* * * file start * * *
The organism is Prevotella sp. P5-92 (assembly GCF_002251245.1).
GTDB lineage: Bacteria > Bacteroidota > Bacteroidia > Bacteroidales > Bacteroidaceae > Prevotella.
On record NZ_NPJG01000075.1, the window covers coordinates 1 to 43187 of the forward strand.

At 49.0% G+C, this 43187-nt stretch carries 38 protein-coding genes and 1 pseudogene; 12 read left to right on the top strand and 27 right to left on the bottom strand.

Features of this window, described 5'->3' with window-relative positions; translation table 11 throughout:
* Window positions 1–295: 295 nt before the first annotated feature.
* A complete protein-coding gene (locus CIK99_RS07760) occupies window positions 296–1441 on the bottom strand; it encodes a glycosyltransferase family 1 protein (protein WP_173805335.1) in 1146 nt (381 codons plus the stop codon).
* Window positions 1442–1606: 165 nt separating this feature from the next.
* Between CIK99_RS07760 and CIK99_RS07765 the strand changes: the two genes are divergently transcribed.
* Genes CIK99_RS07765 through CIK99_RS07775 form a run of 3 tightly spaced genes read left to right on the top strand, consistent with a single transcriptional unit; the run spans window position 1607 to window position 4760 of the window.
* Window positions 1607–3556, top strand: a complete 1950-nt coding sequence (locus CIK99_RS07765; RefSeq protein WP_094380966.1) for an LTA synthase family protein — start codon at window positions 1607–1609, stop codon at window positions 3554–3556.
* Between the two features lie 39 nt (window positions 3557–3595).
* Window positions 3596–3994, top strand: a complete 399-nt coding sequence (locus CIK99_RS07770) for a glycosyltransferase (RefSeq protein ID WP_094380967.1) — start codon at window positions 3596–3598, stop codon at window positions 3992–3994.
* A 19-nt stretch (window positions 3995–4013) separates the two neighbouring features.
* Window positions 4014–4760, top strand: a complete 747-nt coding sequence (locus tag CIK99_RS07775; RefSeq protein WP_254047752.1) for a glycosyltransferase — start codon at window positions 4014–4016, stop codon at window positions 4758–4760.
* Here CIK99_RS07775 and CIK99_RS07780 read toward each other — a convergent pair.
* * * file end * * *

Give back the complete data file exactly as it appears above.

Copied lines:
The organism is Prevotella sp. P5-92 (assembly GCF_002251245.1).
GTDB lineage: Bacteria > Bacteroidota > Bacteroidia > Bacteroidales > Bacteroidaceae > Prevotella.
On record NZ_NPJG01000075.1, the window covers coordinates 1 to 43187 of the forward strand.

At 49.0% G+C, this 43187-nt stretch carries 38 protein-coding genes and 1 pseudogene; 12 read left to right on the top strand and 27 right to left on the bottom strand.

Features of this window, described 5'->3' with window-relative positions; translation table 11 throughout:
* Window positions 1–295: 295 nt before the first annotated feature.
* A complete protein-coding gene (locus CIK99_RS07760) occupies window positions 296–1441 on the bottom strand; it encodes a glycosyltransferase family 1 protein (protein WP_173805335.1) in 1146 nt (381 codons plus the stop codon).
* Window positions 1442–1606: 165 nt separating this feature from the next.
* Between CIK99_RS07760 and CIK99_RS07765 the strand changes: the two genes are divergently transcribed.
* Genes CIK99_RS07765 through CIK99_RS07775 form a run of 3 tightly spaced genes read left to right on the top strand, consistent with a single transcriptional unit; the run spans window position 1607 to window position 4760 of the window.
* Window positions 1607–3556, top strand: a complete 1950-nt coding sequence (locus CIK99_RS07765; RefSeq protein WP_094380966.1) for an LTA synthase family protein — start codon at window positions 1607–1609, stop codon at window positions 3554–3556.
* Between the two features lie 39 nt (window positions 3557–3595).
* Window positions 3596–3994, top strand: a complete 399-nt coding sequence (locus CIK99_RS07770) for a glycosyltransferase (RefSeq protein ID WP_094380967.1) — start codon at window positions 3596–3598, stop codon at window positions 3992–3994.
* A 19-nt stretch (window positions 3995–4013) separates the two neighbouring features.
* Window positions 4014–4760, top strand: a complete 747-nt coding sequence (locus tag CIK99_RS07775; RefSeq protein WP_254047752.1) for a glycosyltransferase — start codon at window positions 4014–4016, stop codon at window positions 4758–4760.
* Here CIK99_RS07775 and CIK99_RS07780 read toward each other — a convergent pair.